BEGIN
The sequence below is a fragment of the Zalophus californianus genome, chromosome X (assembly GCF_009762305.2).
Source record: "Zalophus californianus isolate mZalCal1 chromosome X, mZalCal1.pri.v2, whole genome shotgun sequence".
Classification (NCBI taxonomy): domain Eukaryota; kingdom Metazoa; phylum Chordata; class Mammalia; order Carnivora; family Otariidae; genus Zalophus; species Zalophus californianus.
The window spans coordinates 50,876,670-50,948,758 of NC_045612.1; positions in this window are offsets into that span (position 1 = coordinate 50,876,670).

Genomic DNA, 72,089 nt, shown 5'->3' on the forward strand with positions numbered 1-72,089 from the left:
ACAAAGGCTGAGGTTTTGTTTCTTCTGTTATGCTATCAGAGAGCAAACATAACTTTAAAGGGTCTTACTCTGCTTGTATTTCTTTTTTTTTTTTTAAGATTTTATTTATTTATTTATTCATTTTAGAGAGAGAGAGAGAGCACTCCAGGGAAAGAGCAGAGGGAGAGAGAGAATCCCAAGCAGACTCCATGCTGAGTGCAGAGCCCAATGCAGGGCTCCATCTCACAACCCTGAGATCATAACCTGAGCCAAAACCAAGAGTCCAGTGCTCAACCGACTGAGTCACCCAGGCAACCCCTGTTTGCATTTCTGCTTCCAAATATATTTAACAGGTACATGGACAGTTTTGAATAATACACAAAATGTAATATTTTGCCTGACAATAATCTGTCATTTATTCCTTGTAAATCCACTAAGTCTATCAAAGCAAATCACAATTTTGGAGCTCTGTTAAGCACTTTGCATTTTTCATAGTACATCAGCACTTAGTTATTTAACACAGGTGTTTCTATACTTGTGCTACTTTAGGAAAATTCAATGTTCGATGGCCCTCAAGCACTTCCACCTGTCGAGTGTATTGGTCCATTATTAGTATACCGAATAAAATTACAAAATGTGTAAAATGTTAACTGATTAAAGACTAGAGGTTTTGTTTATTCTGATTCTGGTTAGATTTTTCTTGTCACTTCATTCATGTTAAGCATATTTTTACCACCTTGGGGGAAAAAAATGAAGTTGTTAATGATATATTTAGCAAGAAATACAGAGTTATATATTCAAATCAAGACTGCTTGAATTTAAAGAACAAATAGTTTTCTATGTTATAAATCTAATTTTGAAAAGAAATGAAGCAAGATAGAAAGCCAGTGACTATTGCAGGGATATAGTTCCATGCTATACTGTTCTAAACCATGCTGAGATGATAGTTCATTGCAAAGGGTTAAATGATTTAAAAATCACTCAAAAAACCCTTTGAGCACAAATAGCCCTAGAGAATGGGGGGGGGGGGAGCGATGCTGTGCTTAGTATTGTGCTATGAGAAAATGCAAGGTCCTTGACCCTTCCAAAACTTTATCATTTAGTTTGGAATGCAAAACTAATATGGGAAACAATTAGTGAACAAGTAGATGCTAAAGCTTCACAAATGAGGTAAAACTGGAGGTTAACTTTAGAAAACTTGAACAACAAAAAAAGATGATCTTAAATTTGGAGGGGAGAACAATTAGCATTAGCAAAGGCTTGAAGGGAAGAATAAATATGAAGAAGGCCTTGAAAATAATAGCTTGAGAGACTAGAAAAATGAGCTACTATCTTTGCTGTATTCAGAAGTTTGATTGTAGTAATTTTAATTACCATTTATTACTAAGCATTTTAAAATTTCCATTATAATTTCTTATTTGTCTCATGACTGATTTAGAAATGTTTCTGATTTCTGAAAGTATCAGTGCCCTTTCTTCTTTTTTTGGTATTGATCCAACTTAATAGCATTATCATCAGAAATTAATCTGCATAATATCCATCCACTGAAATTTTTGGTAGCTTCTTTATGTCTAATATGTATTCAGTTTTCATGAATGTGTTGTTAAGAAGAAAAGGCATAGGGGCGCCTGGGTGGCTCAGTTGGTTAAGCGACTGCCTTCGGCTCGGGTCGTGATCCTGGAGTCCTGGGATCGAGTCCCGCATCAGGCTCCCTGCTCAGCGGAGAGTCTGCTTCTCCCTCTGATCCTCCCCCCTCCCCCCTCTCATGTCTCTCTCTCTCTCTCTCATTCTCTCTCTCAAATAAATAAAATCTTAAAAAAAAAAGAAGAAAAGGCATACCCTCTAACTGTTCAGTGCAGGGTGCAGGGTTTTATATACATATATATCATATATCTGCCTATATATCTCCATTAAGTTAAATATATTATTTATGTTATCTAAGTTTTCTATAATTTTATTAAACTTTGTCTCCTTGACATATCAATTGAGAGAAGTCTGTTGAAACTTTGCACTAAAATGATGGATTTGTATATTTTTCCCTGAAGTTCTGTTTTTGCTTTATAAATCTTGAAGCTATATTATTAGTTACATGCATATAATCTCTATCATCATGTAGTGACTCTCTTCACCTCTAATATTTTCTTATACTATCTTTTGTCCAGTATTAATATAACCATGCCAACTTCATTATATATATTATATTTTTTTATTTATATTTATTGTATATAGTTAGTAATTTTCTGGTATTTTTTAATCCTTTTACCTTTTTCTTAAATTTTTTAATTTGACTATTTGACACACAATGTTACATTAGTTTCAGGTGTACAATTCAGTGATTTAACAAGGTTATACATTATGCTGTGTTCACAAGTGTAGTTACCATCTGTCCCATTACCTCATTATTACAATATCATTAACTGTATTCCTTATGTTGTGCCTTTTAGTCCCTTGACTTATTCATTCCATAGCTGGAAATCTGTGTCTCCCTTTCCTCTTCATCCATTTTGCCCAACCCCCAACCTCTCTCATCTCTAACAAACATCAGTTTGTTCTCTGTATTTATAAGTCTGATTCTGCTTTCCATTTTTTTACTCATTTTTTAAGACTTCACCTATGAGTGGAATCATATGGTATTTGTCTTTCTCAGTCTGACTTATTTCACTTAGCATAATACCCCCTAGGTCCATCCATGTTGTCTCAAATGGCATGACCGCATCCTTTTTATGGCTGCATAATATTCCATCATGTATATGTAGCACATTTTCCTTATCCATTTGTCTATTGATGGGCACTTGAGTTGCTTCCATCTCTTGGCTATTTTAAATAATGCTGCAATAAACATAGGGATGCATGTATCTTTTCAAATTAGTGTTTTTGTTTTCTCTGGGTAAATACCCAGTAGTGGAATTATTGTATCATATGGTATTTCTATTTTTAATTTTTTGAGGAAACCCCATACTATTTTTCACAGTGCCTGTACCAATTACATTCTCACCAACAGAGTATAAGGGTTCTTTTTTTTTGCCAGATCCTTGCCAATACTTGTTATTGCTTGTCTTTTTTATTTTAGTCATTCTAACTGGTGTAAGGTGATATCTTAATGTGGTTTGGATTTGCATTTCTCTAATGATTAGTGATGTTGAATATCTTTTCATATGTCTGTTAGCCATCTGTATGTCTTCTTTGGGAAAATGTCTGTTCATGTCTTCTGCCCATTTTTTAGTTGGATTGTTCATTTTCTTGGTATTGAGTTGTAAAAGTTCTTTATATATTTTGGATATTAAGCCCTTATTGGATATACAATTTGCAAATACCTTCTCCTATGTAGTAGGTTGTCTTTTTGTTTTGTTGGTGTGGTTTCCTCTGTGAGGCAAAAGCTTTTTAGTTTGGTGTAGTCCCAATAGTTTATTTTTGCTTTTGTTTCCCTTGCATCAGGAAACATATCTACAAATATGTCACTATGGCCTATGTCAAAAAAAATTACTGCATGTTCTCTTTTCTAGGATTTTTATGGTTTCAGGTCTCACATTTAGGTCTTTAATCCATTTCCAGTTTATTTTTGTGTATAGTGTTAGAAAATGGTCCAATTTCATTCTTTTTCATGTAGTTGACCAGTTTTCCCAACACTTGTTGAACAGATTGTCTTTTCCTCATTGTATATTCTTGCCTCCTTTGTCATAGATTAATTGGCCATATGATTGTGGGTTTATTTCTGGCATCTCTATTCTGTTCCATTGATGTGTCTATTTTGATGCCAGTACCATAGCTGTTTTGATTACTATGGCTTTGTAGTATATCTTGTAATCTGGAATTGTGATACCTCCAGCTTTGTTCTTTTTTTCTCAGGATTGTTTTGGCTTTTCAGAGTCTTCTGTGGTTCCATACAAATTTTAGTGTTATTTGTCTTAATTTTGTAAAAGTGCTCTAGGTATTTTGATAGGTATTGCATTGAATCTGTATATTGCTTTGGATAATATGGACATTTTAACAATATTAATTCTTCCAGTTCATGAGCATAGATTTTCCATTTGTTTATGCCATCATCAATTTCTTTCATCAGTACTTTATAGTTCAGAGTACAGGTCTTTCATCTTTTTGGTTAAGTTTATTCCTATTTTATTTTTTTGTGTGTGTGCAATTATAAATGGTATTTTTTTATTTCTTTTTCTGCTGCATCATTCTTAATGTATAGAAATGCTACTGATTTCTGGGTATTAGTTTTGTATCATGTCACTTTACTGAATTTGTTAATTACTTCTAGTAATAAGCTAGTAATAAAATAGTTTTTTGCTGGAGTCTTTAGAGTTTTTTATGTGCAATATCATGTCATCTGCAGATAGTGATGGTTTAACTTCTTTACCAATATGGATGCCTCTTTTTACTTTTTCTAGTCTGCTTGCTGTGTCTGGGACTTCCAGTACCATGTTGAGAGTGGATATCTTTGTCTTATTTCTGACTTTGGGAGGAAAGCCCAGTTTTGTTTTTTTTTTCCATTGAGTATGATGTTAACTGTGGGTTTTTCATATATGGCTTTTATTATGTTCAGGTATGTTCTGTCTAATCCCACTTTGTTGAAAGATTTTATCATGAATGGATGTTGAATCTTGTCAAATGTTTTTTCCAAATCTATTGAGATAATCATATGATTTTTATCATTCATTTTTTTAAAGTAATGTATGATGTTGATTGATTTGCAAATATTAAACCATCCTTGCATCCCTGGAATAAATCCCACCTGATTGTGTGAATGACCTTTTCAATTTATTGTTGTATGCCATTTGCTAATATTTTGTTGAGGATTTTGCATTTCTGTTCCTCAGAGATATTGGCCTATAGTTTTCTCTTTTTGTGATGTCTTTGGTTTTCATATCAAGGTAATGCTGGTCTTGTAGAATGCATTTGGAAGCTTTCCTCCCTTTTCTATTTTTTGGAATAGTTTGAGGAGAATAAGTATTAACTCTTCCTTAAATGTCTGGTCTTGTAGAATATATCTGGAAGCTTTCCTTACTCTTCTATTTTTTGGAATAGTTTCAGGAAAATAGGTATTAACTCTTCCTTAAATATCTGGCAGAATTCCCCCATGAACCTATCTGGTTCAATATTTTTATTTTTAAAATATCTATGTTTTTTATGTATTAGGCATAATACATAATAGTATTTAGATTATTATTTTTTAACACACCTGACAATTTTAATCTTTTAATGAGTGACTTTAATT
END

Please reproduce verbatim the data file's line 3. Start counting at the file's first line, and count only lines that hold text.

Classification (NCBI taxonomy): domain Eukaryota; kingdom Metazoa; phylum Chordata; class Mammalia; order Carnivora; family Otariidae; genus Zalophus; species Zalophus californianus.